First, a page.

Published Aug 29, 2023

Everything you need to know about erectile dysfunction (ED)

Jake Bissaro
Written by
Jake Bissaro
Dr. Sudip Bose
Medically reviewed by
Dr. Sudip Bose
Happy couple enjoying life together in the city in winter
Published Aug 29, 2023

Erectile dysfunction (ED) can negatively affect your sex life, relationship, and how you see yourself. This common condition is often treatable with the proper medication. So if you’re suffering from ED, you’re not alone.

Here, we look at the science behind and possible causes of ED. Plus, how you can get erectile dysfunction treatment online with a little (discreet) help from Dr. B.

What is erectile dysfunction in medical terms?

Erectile dysfunction—also called impotence—is a common form of sexual dysfunction for people who have penises. It’s characterized by the inability to achieve or maintain an erection firm enough for sexual intercourse. Lost sensitivity from erectile dysfunction can happen, too.

Occasional trouble getting an erection is typical. But if the problem progresses or occurs regularly, it could be ED.

What causes erectile dysfunction?

Sexual arousal is a complicated process where hormones, muscles, emotions and brain activity must work together to complete a complex series of actions.

Here’s how erections pop up.

  • First, mental stimulation in the brain triggers nerves in the penis to relax.
  • This allows blood to flow in and fill the openings in the spongy tissue. 
  • Increased blood pressure in the corpora cavernosa chambers expands the penis, creating an erection. 
  • The erection is sustained with help from the tunica albuginea membrane, which traps the blood in the corpora cavernosa.

ED can occur suddenly or gradually. And any physiological or psychological conditions that hinders one of the above can become a cause of ED.

ED is more common as men age. One study from the 1990s found that the prevalence of men with ED increases from 5% to 15% between 40-70. But the condition isn’t considered a natural part of the aging process—and ED’s most common causes aren’t directly related to age.

What are some medical causes of ED?

Some medical conditions can damage blood vessels, narrow arteries and affect blood sugar. Any of these can have a negative impact and cause erectile dysfunction.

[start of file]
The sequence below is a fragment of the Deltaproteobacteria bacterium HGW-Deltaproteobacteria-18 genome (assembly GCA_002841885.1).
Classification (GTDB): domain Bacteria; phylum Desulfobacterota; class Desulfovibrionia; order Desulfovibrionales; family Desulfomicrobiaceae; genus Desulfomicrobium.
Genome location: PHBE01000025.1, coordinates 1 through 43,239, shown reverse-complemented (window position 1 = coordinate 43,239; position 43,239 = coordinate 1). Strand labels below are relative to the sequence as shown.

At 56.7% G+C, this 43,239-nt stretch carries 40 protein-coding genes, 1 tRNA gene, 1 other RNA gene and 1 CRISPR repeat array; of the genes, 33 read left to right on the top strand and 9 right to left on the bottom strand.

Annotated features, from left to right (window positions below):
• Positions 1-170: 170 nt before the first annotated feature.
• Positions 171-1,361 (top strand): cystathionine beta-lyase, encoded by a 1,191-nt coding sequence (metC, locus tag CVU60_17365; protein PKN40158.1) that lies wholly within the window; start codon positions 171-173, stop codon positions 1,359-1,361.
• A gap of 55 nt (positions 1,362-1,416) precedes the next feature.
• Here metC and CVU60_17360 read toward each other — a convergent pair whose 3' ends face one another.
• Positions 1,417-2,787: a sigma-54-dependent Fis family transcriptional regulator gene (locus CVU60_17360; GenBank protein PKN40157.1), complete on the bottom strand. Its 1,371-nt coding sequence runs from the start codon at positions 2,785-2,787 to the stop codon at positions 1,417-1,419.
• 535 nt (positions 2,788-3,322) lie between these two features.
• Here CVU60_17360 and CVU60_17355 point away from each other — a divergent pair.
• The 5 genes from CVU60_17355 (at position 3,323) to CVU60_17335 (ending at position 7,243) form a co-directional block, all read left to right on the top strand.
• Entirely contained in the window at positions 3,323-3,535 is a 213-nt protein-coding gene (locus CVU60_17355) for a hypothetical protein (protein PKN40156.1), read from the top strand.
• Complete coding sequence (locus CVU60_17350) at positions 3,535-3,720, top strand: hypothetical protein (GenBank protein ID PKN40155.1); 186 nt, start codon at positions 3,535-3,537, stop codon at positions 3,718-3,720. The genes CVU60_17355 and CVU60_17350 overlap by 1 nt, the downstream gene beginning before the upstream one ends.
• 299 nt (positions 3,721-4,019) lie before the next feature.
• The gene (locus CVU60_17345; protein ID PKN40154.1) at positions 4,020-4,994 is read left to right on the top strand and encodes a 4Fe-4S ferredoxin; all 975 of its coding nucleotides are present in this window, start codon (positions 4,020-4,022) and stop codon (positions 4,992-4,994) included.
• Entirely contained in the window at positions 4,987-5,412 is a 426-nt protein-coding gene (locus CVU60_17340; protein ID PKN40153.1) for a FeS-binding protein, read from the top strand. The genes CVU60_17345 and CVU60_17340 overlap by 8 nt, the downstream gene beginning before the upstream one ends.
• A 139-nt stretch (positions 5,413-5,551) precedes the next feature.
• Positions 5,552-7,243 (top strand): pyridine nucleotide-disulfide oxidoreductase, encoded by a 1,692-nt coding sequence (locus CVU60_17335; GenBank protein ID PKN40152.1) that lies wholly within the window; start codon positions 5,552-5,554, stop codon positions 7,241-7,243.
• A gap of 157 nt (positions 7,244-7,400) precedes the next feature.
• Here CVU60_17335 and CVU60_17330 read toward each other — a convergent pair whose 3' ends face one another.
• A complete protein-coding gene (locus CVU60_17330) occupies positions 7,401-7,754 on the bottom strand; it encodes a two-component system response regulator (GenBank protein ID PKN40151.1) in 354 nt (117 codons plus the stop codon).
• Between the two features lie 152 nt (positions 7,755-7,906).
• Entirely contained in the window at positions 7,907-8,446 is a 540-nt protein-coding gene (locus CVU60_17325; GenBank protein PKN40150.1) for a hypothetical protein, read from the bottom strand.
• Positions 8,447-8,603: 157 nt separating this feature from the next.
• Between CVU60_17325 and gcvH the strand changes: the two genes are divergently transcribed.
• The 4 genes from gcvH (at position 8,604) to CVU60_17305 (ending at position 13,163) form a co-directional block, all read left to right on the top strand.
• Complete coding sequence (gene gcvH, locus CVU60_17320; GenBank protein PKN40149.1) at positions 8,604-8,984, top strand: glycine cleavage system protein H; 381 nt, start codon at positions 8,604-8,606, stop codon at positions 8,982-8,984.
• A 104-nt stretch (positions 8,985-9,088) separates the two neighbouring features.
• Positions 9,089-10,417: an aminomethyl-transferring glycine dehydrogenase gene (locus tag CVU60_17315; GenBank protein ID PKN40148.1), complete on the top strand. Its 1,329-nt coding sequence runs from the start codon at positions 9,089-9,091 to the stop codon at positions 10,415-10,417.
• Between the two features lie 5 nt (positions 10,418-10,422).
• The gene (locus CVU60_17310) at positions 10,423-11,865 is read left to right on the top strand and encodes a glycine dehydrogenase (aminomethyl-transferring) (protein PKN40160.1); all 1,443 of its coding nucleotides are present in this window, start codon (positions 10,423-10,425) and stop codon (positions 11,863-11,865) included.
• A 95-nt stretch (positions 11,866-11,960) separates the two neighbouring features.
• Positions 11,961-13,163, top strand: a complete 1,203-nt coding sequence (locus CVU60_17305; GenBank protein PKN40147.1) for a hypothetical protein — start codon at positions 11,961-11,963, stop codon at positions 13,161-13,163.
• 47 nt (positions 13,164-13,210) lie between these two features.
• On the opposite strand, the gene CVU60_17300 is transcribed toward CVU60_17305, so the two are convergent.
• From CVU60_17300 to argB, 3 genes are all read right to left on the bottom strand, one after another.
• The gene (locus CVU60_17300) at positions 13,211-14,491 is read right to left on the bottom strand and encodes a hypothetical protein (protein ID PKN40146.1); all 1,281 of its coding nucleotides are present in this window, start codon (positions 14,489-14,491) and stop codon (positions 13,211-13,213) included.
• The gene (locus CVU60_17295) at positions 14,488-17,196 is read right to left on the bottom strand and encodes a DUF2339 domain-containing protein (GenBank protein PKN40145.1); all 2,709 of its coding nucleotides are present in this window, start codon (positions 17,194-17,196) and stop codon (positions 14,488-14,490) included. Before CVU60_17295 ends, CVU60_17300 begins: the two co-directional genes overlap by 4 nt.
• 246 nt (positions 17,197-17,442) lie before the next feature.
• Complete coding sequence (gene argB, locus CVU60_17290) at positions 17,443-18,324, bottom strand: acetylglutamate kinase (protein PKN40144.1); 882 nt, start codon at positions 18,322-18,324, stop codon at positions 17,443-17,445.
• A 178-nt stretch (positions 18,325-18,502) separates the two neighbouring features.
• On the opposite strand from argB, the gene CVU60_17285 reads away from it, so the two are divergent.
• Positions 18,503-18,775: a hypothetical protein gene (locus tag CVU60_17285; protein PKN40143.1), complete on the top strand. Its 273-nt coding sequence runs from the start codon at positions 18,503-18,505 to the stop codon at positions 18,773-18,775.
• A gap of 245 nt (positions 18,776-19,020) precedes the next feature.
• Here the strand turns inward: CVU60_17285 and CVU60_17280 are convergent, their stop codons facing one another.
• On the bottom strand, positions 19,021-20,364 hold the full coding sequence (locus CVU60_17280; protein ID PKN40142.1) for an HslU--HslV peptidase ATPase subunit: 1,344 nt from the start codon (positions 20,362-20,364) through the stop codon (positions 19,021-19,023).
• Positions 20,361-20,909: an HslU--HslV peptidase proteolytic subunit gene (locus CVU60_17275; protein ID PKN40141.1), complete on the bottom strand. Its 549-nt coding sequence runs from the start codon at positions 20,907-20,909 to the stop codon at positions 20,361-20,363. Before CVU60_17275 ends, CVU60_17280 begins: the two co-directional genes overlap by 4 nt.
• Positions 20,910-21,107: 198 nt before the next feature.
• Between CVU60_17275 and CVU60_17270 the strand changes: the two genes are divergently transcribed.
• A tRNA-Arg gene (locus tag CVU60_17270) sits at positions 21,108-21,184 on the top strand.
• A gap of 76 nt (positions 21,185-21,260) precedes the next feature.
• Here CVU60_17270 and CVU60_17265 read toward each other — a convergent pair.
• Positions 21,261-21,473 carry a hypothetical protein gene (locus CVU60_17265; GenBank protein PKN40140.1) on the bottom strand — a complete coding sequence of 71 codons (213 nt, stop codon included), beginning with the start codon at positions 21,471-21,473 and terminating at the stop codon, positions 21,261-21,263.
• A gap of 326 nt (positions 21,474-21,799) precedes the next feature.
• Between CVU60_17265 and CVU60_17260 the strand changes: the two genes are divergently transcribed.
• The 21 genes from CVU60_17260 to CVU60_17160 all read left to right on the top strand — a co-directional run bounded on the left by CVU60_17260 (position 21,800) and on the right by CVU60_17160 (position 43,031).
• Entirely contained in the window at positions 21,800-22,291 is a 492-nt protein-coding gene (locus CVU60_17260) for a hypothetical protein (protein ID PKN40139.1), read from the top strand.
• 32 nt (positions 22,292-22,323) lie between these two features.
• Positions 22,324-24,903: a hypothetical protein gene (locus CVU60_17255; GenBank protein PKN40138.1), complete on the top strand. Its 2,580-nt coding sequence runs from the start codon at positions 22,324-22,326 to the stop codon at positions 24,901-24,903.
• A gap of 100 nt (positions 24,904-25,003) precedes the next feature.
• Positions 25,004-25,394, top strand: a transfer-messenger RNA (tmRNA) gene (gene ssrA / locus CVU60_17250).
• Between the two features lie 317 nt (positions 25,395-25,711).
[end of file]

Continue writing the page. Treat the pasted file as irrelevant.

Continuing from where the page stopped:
Illnesses that can contribute to ED include:

  • Type 2 diabetes
  • High blood pressure (hypertension)
  • Heart disease
  • Multiple sclerosis (MS)
  • Chronic kidney disease
  • Prostate cancer treatments like radiation therapy, prostate surgery or hormone therapy
  • Lifestyle choices like smoking and heavy alcohol consumption
  • Use of substances like heroin, cocaine, barbiturates or amphetamines

A consultation with a medical provider can help you identify what may be causing your ED. If the root cause isn’t clear, they may refer you to a specialist to help further diagnose your condition.

What are some psychological causes of ED?

Sometimes, a downshift in your mental health can cause ED. This includes any extra stress, depression or anxiety. The causes of erectile dysfunction in your 20s are often psychological. But these can affect anyone at any age.

Treatment methods—like therapy, couples counseling, deep breathing exercises or medication—may address ED’s psychological factors.

Can Covid-19 cause erectile dysfunction?

Research is limited. But there’s some evidence that Covid-19 infections may increase the risk of erectile dysfunction. That’s because these Covid-related health conditions may affect the arousal process.

Covid-19-related ED conditions include:

  • Endothelial dysfunction: A condition that causes the blood vessels to narrow, increasing the risk of high blood pressure and cardiovascular disease.
  • Impaired pulmonary hemodynamics: Damage to the body’s ability to move blood through the lungs.
  • Hypogonadism: The inability to produce enough testosterone. (ED is a common side effect).

The best way to reduce Covid-related ED is to avoid a severe Covid-19 case. Follow the CDC's guidelines, including staying current on vaccines, getting tested and masking in public places. Here’s more about the link between ED and Covid-19.

Is erectile dysfunction common?